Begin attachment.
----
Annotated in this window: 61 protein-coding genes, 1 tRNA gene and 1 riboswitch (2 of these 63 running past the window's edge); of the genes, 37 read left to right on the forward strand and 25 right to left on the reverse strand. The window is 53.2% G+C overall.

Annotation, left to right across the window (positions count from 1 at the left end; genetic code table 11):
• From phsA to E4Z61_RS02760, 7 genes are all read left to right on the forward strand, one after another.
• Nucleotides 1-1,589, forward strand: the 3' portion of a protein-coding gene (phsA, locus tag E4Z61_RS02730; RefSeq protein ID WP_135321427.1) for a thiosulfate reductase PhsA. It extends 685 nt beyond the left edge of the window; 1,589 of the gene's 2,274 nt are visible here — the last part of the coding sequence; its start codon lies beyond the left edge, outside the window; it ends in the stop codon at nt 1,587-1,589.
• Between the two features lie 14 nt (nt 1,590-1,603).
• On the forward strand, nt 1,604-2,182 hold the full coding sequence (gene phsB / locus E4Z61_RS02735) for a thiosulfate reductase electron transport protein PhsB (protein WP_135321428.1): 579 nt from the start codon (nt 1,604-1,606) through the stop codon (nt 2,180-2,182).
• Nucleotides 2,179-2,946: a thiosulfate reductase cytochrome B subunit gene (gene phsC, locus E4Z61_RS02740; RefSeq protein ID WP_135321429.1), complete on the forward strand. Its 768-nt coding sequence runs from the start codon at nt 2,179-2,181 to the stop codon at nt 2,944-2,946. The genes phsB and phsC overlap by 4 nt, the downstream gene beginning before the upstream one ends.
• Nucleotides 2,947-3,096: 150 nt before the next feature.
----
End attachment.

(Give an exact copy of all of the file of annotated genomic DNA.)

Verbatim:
Annotated in this window: 61 protein-coding genes, 1 tRNA gene and 1 riboswitch (2 of these 63 running past the window's edge); of the genes, 37 read left to right on the forward strand and 25 right to left on the reverse strand. The window is 53.2% G+C overall.

Annotation, left to right across the window (positions count from 1 at the left end; genetic code table 11):
• From phsA to E4Z61_RS02760, 7 genes are all read left to right on the forward strand, one after another.
• Nucleotides 1-1,589, forward strand: the 3' portion of a protein-coding gene (phsA, locus tag E4Z61_RS02730; RefSeq protein ID WP_135321427.1) for a thiosulfate reductase PhsA. It extends 685 nt beyond the left edge of the window; 1,589 of the gene's 2,274 nt are visible here — the last part of the coding sequence; its start codon lies beyond the left edge, outside the window; it ends in the stop codon at nt 1,587-1,589.
• Between the two features lie 14 nt (nt 1,590-1,603).
• On the forward strand, nt 1,604-2,182 hold the full coding sequence (gene phsB / locus E4Z61_RS02735) for a thiosulfate reductase electron transport protein PhsB (protein WP_135321428.1): 579 nt from the start codon (nt 1,604-1,606) through the stop codon (nt 2,180-2,182).
• Nucleotides 2,179-2,946: a thiosulfate reductase cytochrome B subunit gene (gene phsC, locus E4Z61_RS02740; RefSeq protein ID WP_135321429.1), complete on the forward strand. Its 768-nt coding sequence runs from the start codon at nt 2,179-2,181 to the stop codon at nt 2,944-2,946. The genes phsB and phsC overlap by 4 nt, the downstream gene beginning before the upstream one ends.
• Nucleotides 2,947-3,096: 150 nt before the next feature.